Dana Abramovitz 4:15 Uh, probably, and I say that just because the healthcare industry moves so slowly. So you know, we will see it, but I can’t predict when it will be. But you know, people have been talking about, you know, things, you know, the prices of things for some time, and we are making progress. So the good news is, last year, this time, the Center for Medicare and Medicaid Services, put in a final ruling for price transparency. So that’s at least a first big step. So now we at least understand what it is that we’re paying for, and how much we’re paying. It’s requiring first hospitals – so if you go to a hospital, and it actually, it’s already going on this year. Hospitals are required to list in a user friendly formats, prices.
So if you go to hospitals websites, you know, you should be able to find that information. Some hospitals even have on their website, a phone number to contact so that just if things don’t make sense, you can actually talk to a person, I haven’t tried it. So I don’t know how great it is. And we were talking earlier about, you know, customer support phone calls and how painful they can be. So I don’t know. But at least that’s the first step for people to be aware of what they’re paying for. And so, you know, I think that that’s going to move us in the right direction. Again, I don’t know how long it will take till we get to there completely. But we are making that first step.
Dan Kline 5:58 Seven or eight years ago, I went to a walk in clinic because my wife had strep, and I was 99% Ssre, I had strep. This was pre telemedicine, and I got an itemized bill. And I had pretty good health insurance at the time. I had New York Times health insurance through the Boston Globe. And it was like $500. I waited longer than I saw a person. Saw the person and said, don’t even give me a throat culture. My wife has strep. I clearly have strep. I’m allergic to penicillin. And he wrote me a prescription. And that itemized bill had about 18 things on it. And it basically taught me everything that’s wrong about healthcare.
But that’s sort of leads into the second question, because it’s great to think that there’s going to be this massive disruption, where all of a sudden, healthcare is not tied to work. And there’s some other way to do it. But it’s really the the little daggers that are sort of killing the current system, or at least giving us some options. So question number two is, Will efforts by major players like CVS to make health care accessible, have a major impact? So you can walk into 1000s of CVS is now and they have MinuteClinic. So they can do things like hey, I don’t feel well, or could you check my blood pressure, like they’re not gonna, you know, do the big things, but they can do a lot of things that previously, you would have spent significant amounts of money to walk into a walk in clinic or to see your general practitioner for.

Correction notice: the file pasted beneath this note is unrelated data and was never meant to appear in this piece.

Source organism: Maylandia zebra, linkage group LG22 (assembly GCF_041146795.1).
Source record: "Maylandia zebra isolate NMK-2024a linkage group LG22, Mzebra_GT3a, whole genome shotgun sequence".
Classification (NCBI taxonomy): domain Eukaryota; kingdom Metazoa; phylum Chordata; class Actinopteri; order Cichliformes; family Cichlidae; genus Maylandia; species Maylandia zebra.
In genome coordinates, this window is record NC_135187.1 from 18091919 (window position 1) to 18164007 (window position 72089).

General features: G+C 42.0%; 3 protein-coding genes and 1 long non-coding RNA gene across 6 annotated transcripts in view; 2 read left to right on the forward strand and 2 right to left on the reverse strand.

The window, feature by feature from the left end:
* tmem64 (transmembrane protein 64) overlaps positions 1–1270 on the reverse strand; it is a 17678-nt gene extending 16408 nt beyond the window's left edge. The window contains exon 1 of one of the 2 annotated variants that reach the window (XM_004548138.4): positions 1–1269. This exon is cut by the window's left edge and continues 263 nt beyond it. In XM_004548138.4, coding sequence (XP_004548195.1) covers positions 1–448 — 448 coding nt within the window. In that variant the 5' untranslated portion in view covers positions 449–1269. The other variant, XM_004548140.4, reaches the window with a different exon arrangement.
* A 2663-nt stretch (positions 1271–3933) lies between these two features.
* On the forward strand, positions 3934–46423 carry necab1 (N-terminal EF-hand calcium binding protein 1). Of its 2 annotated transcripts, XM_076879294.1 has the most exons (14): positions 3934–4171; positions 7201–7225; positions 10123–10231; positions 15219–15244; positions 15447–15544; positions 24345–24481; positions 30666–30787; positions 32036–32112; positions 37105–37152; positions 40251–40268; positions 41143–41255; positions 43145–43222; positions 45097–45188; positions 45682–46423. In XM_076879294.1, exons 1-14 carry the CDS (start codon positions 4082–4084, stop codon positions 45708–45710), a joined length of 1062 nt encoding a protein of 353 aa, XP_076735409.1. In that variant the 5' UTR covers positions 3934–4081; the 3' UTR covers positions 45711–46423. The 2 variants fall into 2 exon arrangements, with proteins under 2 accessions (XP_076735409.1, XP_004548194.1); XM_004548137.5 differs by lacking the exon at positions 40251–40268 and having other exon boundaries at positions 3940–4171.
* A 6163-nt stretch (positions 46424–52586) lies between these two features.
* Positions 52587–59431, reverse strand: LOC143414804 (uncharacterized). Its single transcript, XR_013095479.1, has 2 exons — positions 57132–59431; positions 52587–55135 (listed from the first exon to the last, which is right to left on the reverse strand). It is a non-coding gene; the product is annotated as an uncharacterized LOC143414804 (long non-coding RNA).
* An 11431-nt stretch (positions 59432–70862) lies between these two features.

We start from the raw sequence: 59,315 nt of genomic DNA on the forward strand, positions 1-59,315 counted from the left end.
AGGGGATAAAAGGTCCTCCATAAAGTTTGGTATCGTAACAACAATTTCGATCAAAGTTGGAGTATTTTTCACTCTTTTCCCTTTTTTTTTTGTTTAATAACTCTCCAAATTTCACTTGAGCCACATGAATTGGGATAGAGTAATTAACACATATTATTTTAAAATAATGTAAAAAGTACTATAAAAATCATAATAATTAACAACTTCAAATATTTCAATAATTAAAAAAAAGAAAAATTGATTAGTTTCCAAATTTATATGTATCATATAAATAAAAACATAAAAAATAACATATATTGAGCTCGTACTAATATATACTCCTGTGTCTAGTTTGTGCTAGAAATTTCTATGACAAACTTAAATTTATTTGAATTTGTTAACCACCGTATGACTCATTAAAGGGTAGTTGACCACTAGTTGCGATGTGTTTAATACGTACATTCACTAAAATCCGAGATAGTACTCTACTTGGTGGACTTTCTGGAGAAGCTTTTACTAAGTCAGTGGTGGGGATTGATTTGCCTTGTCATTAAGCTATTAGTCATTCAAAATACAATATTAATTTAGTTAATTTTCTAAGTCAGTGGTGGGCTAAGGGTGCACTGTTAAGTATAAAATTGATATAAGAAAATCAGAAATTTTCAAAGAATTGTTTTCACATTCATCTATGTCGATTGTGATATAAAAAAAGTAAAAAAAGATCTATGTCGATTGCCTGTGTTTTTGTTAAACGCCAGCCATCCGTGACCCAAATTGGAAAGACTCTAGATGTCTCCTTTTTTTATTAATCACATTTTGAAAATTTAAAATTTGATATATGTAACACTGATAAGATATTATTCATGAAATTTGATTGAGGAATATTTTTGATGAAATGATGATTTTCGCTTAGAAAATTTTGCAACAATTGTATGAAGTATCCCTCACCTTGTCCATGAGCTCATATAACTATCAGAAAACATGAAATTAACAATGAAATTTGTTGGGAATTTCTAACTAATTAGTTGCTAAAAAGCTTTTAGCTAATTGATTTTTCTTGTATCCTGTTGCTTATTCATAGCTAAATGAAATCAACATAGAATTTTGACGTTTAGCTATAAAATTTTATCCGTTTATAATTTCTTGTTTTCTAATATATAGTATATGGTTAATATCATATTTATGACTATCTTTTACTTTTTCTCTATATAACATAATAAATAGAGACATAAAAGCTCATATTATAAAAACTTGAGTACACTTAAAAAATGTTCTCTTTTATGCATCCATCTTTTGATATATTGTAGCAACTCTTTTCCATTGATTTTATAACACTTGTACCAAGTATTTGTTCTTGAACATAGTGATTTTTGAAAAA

Dana Abramovitz 7:12 Yeah no, CVS is doing I think a great job on you know, so they acquired Minute Clinic they acquired Aetna, they have, right, so they have the insurance component, they have the care component, and you know, they’re just your neighborhood pharmacy. So, you know, you can go in if you’re not feeling well, you can see a nurse practitioner gets a prescription, pick up your medication and pick up a can of soup, so that you can go home and feel a little bit better. There’s pretty much a CVS, you know, in close proximity, I would say five to seven miles from most people. So a really good job with that.
Dan Kline 8:01 Well, let me ask the sub question there. Is this really just about a mix of accessibility and options, because previously, you get sick, you go to the hospital, maybe in some markets, you go to a walk in clinic, you could call your doctor and get an appointment. But now I could go to CVS, I could jump online, my health insurance through my wife, I has a telemedicine component. So if if I’m having say, an allergic reaction, I had a small finger infection a few months ago, and I didn’t really need to go sit somewhere in the middle of a pandemic, is it really just about sort of making it so we don’t put every medical need into this same hole of like having to go sit in a doctor’s office, which costs money as opposed to the person just talking to you for five minutes is significantly less expensive? I would have to assume.
Dana Abramovitz 8:45 See that that’s definitely one component. And you know, it’s interesting, you know, the pandemics been so hard for so many of us for so long. But one good thing that came out of it was telemedicine and telemedicine has been in the making for many, many years. And it just took so much time for acceptance, right for it to be fully accepted. And so with a pandemic and people not, you know, feeling comfortable making those in person visits. It’s definitely been great that telemedicine had everything, you know, they had already made that that groundwork in order to make it accessible and now, it was adopted. And the good thing is, is, you know, like we’ve kind of open that floodgate and we’re not going back.